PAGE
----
"A Deal in Cotton"



(notes edited by John McGivering)

the story
notes on the text

[June 10 2010]

Publication

First published in Colliers Weekly for 14 December1907 and then in Cassellís Magazine for January 1908. Actions and Reactions (1909), then Scribners Volume XXIV p. 185, Sussex Vol.VIII, p. 167 and Burwash Volume VIII.

The story

The story is set in an unspecified British Colony in Africa, which the author deliberately disguises, calling it 'The Centro-Euro-Africo Protectorate', in a town with a vaguely French name, but occasionally using a form of words that was in common use in Sierra Leone on the west coast. It borders French territory, and Somaliland is said to be three thousand miles away.

Young Adam Strickland, who is an Assistant Commissioner in the Protectorate, is on leave in England with his father and Stalky and their old friends, recuperating from a bout of fever. He tells how his chief has been waging a war in the north against a group of Arab slave-traders, led by Ibn Makarrah, while Adam's great interest is to develop cotton-growing in the black soil of his District, and raise money for it.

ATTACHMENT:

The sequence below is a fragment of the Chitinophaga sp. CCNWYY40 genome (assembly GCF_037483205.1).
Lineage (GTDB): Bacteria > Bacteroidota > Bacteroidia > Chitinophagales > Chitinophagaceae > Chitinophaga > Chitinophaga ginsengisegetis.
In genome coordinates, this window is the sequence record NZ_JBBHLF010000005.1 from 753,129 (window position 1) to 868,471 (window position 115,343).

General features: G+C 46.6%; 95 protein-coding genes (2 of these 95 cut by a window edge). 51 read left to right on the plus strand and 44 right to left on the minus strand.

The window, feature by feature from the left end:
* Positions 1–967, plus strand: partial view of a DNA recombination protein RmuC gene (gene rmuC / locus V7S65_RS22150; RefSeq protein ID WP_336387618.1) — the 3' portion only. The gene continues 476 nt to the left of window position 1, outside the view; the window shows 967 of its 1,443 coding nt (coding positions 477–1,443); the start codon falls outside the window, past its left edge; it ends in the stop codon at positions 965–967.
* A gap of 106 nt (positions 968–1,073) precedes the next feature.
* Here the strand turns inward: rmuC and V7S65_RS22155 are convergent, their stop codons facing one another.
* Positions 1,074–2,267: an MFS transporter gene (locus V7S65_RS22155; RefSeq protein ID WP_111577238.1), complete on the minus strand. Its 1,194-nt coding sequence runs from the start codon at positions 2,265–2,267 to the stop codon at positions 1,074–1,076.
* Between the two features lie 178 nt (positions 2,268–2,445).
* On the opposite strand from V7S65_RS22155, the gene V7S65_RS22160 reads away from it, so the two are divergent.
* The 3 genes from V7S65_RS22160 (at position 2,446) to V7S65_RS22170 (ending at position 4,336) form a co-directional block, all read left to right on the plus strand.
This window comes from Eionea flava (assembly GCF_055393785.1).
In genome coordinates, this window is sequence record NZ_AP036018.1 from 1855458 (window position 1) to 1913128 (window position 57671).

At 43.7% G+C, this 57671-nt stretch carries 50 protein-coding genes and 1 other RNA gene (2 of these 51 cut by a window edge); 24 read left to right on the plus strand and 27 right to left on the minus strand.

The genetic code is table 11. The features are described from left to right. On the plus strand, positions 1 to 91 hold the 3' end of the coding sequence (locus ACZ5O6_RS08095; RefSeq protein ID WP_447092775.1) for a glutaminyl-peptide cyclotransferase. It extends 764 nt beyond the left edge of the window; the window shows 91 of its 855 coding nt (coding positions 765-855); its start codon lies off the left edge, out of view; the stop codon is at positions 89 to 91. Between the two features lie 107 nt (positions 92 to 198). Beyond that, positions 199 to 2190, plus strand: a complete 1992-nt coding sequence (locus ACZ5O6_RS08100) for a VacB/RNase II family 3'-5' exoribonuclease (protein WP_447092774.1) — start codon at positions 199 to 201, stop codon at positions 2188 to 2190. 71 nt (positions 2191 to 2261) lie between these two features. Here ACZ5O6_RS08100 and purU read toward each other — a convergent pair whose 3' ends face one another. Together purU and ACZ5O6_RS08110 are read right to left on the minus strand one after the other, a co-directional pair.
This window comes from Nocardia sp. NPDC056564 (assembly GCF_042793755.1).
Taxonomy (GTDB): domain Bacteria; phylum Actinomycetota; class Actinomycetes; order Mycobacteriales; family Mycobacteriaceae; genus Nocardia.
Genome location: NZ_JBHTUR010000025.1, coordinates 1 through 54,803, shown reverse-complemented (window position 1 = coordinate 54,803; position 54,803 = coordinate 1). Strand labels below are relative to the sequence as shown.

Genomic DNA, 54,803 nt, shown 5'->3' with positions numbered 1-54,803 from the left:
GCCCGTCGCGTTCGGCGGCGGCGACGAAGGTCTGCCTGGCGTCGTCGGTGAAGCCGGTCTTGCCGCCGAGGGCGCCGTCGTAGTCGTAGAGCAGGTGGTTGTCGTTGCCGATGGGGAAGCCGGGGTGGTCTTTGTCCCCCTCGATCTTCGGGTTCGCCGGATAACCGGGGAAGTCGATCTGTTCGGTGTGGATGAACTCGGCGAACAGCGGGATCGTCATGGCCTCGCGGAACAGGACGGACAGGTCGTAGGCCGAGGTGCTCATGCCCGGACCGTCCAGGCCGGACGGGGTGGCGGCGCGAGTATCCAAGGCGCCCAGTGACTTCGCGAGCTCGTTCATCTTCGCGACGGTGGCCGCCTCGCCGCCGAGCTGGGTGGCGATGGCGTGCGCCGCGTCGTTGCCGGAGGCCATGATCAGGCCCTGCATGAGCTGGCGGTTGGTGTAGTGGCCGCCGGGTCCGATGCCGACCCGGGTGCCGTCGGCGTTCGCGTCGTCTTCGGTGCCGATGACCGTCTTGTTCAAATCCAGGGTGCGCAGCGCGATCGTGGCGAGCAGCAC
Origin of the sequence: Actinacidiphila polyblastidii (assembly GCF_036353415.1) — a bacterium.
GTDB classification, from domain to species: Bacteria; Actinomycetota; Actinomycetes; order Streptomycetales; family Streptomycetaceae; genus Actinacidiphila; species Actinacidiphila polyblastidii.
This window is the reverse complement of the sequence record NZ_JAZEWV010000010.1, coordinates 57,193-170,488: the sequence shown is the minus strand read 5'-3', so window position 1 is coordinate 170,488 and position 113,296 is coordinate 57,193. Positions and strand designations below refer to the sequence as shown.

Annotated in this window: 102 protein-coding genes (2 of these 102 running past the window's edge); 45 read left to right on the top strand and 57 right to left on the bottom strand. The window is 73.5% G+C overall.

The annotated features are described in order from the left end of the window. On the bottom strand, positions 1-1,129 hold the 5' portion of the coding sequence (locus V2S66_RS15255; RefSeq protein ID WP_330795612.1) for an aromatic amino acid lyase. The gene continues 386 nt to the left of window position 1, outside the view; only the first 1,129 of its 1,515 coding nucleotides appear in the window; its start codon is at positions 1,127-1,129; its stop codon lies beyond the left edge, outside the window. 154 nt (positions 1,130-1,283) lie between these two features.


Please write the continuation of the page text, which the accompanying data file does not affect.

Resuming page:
One day a grey-haired old Mohammedan, a 'Hajji', is brought into his camp, poisoned and near death. Adam nurses him back to life, and they become fast friends. Then Adam falls seriously ill with fever, and during that time there is news of a slave-dealer taking slaves openly through his territory. Half delirious Adam issues orders for his arrest, tries him, and levies a heavy fine, bringing in more funds for the cotton-growing.

Once Adam has gone to bed, his father and friends demand the true story from Imam Din, Adam's servant. As they suspect, the 'Hajji' was Ibn Makarrah, who had invented the tale of the delinquent slave-dealer for love of the young man, so as to get the cash he needs into Adamís hands. Later Ibn-Makarrah becomes an ally of the British.

Critical comments

Marghanita Laski seems to be in two minds, saying (p. 134):

ďA Deal in CottonĒ ... is a clever story, but the patronising deceiving of the adored young man is offensive.
Charles Carrington, however, (p. 370) regards this as:

a convincing story which probably emerged from meetings with Sir George Goldie and Sir Frederick Lugard.
This was Sir Frederick John Dealtry Lugard, soldier, traveller and administrator, later Baron Lugard, who was High Commissioner for what was then known as Northern Nigeria which had come under British rule in 1903. ( Andrew Lycett, p. 354.)

See also KJ 336/8.


[J H McG]

©John McGivering 2006 All rights reserved